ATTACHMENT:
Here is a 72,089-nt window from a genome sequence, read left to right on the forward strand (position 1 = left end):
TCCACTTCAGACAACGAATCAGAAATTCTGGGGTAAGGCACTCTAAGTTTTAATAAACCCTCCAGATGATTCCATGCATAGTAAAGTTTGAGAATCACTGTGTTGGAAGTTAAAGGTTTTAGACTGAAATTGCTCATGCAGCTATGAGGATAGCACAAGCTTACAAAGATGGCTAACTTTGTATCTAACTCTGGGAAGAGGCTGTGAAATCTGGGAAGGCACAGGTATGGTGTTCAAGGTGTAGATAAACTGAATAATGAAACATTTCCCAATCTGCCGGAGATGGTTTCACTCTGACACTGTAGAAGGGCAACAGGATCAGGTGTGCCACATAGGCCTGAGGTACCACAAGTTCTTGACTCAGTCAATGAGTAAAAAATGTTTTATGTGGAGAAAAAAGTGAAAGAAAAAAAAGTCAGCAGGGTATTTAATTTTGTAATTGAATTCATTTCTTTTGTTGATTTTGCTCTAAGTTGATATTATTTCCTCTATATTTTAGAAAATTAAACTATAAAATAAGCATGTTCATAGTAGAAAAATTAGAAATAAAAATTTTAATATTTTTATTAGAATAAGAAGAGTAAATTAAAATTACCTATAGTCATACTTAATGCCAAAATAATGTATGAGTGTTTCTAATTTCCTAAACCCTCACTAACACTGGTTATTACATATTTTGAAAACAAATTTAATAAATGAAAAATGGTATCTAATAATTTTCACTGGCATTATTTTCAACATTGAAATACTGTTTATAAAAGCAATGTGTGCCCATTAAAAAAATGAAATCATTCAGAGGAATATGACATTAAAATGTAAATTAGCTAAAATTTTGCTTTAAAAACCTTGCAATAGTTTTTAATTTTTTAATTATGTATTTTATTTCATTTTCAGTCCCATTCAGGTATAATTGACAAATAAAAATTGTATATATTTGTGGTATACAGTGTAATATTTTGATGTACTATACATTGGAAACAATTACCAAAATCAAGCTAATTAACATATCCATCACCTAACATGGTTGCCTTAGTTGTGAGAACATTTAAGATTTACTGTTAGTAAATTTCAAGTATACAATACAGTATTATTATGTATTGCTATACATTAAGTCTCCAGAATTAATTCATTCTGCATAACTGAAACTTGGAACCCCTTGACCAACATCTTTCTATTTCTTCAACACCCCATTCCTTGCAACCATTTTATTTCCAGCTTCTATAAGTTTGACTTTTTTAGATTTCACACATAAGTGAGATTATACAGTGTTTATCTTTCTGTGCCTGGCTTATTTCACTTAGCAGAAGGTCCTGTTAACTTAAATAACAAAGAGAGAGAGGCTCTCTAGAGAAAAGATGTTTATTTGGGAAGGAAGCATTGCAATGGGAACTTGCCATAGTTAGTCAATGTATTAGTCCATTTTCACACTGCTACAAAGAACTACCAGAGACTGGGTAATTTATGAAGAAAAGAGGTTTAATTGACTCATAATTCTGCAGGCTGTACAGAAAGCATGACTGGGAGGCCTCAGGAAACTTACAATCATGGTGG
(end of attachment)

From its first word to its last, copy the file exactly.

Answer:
Here is a 72,089-nt window from a genome sequence, read left to right on the forward strand (position 1 = left end):
TCCACTTCAGACAACGAATCAGAAATTCTGGGGTAAGGCACTCTAAGTTTTAATAAACCCTCCAGATGATTCCATGCATAGTAAAGTTTGAGAATCACTGTGTTGGAAGTTAAAGGTTTTAGACTGAAATTGCTCATGCAGCTATGAGGATAGCACAAGCTTACAAAGATGGCTAACTTTGTATCTAACTCTGGGAAGAGGCTGTGAAATCTGGGAAGGCACAGGTATGGTGTTCAAGGTGTAGATAAACTGAATAATGAAACATTTCCCAATCTGCCGGAGATGGTTTCACTCTGACACTGTAGAAGGGCAACAGGATCAGGTGTGCCACATAGGCCTGAGGTACCACAAGTTCTTGACTCAGTCAATGAGTAAAAAATGTTTTATGTGGAGAAAAAAGTGAAAGAAAAAAAAGTCAGCAGGGTATTTAATTTTGTAATTGAATTCATTTCTTTTGTTGATTTTGCTCTAAGTTGATATTATTTCCTCTATATTTTAGAAAATTAAACTATAAAATAAGCATGTTCATAGTAGAAAAATTAGAAATAAAAATTTTAATATTTTTATTAGAATAAGAAGAGTAAATTAAAATTACCTATAGTCATACTTAATGCCAAAATAATGTATGAGTGTTTCTAATTTCCTAAACCCTCACTAACACTGGTTATTACATATTTTGAAAACAAATTTAATAAATGAAAAATGGTATCTAATAATTTTCACTGGCATTATTTTCAACATTGAAATACTGTTTATAAAAGCAATGTGTGCCCATTAAAAAAATGAAATCATTCAGAGGAATATGACATTAAAATGTAAATTAGCTAAAATTTTGCTTTAAAAACCTTGCAATAGTTTTTAATTTTTTAATTATGTATTTTATTTCATTTTCAGTCCCATTCAGGTATAATTGACAAATAAAAATTGTATATATTTGTGGTATACAGTGTAATATTTTGATGTACTATACATTGGAAACAATTACCAAAATCAAGCTAATTAACATATCCATCACCTAACATGGTTGCCTTAGTTGTGAGAACATTTAAGATTTACTGTTAGTAAATTTCAAGTATACAATACAGTATTATTATGTATTGCTATACATTAAGTCTCCAGAATTAATTCATTCTGCATAACTGAAACTTGGAACCCCTTGACCAACATCTTTCTATTTCTTCAACACCCCATTCCTTGCAACCATTTTATTTCCAGCTTCTATAAGTTTGACTTTTTTAGATTTCACACATAAGTGAGATTATACAGTGTTTATCTTTCTGTGCCTGGCTTATTTCACTTAGCAGAAGGTCCTGTTAACTTAAATAACAAAGAGAGAGAGGCTCTCTAGAGAAAAGATGTTTATTTGGGAAGGAAGCATTGCAATGGGAACTTGCCATAGTTAGTCAATGTATTAGTCCATTTTCACACTGCTACAAAGAACTACCAGAGACTGGGTAATTTATGAAGAAAAGAGGTTTAATTGACTCATAATTCTGCAGGCTGTACAGAAAGCATGACTGGGAGGCCTCAGGAAACTTACAATCATGGTGG